0

So the first thing we need to do is find the "step-down ration". Due to how a transformer works, a small change in the secondary coil/output current will result in an even smaller change in the primary coil current. Ratio = $\frac{\text{Output Voltage}}{\text{Input Voltage}}$ = $\frac{12V}{240V}$ = $0.05A$ Use the ratio to calculate the change in ...


1

The possible trajectories of a particle subject to an inverse-cube force $F = - k/r^3$ can actually be derived exactly; they are known as Cotes's spirals. Depending on the relative values of the particle's angular momentum $\ell$, its mass $m$, and the constant of proportionality $k$ in the force law, they take on the form $$ r(\theta) = \begin{cases} (A \...


0

In case this helps anyone in the future. Defining Veff essentially turns this into a 1d problem with only r as the dynamical variable. If we want circular orbit you can either (do explicit calculation as Layla's answer does) or just see that Veff = const × 1/r^2 for inverse-cubic force law. Now, this function can be either monotonically increasing (const<...


-2

To find the electric potential energy of the initial configuration, bring the charges in from infinity one at a time. This will equal the total final kinetic energy. If the charges are released simultaneously (removing all external forces), then momentum will be conserved (giving two component equations). To take advantage of symmetry, I would choose an x ...


0

X-ray absorption is measured here by the total electron yield (TEY) method which is often assumed to be sufficiently limited to a surface region to be representative. At some of these strongly absorbing "white lines" that is not the case. Corrections need to be made when the absorption is so strong that most of the x-ray attenuation is within this ...


2

Take a look at the picture bellow (adapted from here https://guitar-auctions.co.uk/wp-content/uploads/2018/02/lot0126.jpg) where I give you the recursive idea to calculate the length $x_{n+1}$ from $x_n$ for the frets on a guitar. $x_0$ is simply the length of your string (in your case $x_0 = L = 1 $ m). The density of the string does not matter. Why? As you ...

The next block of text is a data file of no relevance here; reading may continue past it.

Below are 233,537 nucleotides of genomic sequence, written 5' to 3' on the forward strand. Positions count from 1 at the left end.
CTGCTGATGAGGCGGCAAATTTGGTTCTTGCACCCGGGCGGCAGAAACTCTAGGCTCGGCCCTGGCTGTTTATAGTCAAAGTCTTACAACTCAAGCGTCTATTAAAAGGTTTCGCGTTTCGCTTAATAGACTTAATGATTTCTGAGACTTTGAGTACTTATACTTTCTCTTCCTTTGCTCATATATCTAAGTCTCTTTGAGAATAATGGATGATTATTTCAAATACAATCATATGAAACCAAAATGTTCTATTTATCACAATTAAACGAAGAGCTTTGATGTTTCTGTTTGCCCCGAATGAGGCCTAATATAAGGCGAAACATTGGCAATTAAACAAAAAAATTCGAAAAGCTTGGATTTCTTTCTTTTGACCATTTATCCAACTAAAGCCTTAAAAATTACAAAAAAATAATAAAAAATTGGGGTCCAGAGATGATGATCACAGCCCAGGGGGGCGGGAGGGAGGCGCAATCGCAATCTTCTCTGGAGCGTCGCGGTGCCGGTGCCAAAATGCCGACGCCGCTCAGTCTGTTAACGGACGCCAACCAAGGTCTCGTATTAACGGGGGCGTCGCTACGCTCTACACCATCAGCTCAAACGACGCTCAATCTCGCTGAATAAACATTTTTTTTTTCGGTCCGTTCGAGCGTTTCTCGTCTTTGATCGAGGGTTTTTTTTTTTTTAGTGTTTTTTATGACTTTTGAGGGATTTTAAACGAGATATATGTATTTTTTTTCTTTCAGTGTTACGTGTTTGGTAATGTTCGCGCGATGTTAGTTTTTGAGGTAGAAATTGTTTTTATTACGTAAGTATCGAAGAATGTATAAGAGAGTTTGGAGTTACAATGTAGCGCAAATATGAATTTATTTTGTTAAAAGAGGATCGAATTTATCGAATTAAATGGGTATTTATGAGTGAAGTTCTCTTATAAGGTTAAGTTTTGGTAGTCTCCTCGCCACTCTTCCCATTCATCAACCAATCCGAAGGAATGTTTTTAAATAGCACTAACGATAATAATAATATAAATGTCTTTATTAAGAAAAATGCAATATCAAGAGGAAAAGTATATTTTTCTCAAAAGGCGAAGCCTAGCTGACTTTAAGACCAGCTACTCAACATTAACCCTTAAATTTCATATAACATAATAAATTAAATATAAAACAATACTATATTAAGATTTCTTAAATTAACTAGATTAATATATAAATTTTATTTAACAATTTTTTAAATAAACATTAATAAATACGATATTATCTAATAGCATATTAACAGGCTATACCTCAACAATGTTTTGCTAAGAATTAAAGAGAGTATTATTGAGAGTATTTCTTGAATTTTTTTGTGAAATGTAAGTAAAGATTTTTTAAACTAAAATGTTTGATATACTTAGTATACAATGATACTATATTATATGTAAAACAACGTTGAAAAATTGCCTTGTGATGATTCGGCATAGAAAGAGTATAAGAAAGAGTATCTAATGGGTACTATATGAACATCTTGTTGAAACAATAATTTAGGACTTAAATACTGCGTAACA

2

The frequency spectrum is given by: $$f_n=\frac{n}{2L}\sqrt{\frac{T}{\rho}}$$ and: $$f_1=\frac{1}{2L}\sqrt{\frac{T}{\rho}}$$ where $T$ is the string tension. Alternatively, write: $$f_n=\frac{1}{2x(n)}\sqrt{\frac{T}{\rho}}$$ So that: $$\boxed{\frac{f_n}{f_1}=\frac{x(n)}{L}}$$ Where $x(1)=L$. Calculate the $x(n)$ from there.


-2

I think that none of the answers hold. As all spheres are connected with conducting wires, the voltages should be equal for all of them. So they are all in series with charges q each. The analogy with capacitors shall take this into account.


1

Since the pencil is in equilibrium, the frictional force is equal to the component of gravitational force along the slope. Take a component of that force along the perpendicular to the pencil, and balance the torques due to gravity, normal force, and friction. For the borderline case, the normal force must be acting at the edge of the pencil. You'll get the ...


2

From $U^\dagger U = 1$, you get $U^\dagger = U^{-1}$; then $UU^\dagger = UU^{-1}= 1$. You don't have to worry about anything; $\det U = 1$, this matrix is invertible.


Top 50 recent answers are included